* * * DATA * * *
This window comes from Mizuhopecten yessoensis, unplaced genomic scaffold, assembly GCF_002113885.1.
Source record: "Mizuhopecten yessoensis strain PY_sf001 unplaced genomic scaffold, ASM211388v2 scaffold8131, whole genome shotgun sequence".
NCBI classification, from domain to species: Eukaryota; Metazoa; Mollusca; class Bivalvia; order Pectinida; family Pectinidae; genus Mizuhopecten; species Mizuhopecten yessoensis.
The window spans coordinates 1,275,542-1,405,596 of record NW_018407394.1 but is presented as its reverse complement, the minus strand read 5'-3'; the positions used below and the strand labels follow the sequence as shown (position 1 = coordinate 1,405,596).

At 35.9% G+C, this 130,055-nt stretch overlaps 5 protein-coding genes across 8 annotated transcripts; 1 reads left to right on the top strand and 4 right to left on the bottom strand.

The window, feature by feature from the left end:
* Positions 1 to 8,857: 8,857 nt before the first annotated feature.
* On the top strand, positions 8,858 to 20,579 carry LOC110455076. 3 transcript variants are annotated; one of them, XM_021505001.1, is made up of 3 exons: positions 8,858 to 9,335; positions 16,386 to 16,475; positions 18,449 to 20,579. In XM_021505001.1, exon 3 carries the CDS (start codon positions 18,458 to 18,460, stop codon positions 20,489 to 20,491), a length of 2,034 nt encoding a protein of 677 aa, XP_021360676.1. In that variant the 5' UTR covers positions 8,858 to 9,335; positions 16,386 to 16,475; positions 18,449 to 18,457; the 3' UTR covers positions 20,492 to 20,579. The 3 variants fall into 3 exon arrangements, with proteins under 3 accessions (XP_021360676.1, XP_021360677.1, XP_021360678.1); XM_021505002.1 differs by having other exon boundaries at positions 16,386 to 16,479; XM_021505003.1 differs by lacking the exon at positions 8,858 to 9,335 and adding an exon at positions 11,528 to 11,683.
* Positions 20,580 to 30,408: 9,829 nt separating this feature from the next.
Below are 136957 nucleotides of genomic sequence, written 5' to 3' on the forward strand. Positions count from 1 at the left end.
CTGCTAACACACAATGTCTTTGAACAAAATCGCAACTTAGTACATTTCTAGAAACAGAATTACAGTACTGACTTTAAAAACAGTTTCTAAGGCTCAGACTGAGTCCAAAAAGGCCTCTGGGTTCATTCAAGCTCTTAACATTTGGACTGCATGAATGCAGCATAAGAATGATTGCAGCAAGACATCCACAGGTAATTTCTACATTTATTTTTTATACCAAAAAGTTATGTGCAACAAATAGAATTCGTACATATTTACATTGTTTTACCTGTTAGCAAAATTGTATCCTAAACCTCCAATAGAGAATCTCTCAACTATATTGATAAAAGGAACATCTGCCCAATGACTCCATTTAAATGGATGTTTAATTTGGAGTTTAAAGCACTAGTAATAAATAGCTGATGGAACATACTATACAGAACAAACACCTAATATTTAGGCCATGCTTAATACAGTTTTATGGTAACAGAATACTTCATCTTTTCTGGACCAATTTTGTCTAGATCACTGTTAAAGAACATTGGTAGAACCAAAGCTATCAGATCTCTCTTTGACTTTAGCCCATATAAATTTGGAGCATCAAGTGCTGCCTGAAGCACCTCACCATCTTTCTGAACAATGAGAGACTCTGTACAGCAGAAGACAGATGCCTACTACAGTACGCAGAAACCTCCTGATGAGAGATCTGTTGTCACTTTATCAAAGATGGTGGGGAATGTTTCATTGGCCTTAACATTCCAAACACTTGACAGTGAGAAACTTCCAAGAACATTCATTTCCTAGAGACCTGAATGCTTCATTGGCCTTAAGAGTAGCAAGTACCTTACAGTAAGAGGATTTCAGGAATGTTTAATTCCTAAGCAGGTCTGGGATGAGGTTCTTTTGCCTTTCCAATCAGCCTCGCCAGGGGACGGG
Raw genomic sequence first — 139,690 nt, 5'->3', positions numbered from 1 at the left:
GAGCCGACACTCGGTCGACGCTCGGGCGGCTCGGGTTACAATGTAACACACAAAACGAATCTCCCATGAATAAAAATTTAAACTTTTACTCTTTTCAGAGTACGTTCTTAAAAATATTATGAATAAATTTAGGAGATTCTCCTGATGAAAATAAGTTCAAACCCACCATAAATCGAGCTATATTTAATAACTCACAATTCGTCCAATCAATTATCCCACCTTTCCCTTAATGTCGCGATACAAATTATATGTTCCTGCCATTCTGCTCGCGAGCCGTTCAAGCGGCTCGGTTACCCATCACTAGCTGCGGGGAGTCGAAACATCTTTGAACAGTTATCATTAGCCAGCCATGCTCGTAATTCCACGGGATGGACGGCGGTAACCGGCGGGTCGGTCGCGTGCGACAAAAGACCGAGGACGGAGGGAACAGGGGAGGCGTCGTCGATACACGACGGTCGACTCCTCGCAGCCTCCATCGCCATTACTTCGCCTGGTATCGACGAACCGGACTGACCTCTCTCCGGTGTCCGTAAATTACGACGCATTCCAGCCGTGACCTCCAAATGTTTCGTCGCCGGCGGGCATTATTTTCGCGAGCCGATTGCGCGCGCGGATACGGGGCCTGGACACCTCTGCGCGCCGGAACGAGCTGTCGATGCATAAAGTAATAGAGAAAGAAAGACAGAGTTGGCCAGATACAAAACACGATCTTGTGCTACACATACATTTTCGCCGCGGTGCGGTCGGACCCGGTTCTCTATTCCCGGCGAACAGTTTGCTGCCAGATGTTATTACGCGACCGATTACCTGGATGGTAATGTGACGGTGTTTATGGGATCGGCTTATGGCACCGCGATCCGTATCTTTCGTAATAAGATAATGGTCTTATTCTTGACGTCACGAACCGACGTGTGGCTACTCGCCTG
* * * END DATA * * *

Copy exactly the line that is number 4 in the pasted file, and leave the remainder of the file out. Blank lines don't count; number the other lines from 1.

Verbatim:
The window spans coordinates 1,275,542-1,405,596 of record NW_018407394.1 but is presented as its reverse complement, the minus strand read 5'-3'; the positions used below and the strand labels follow the sequence as shown (position 1 = coordinate 1,405,596).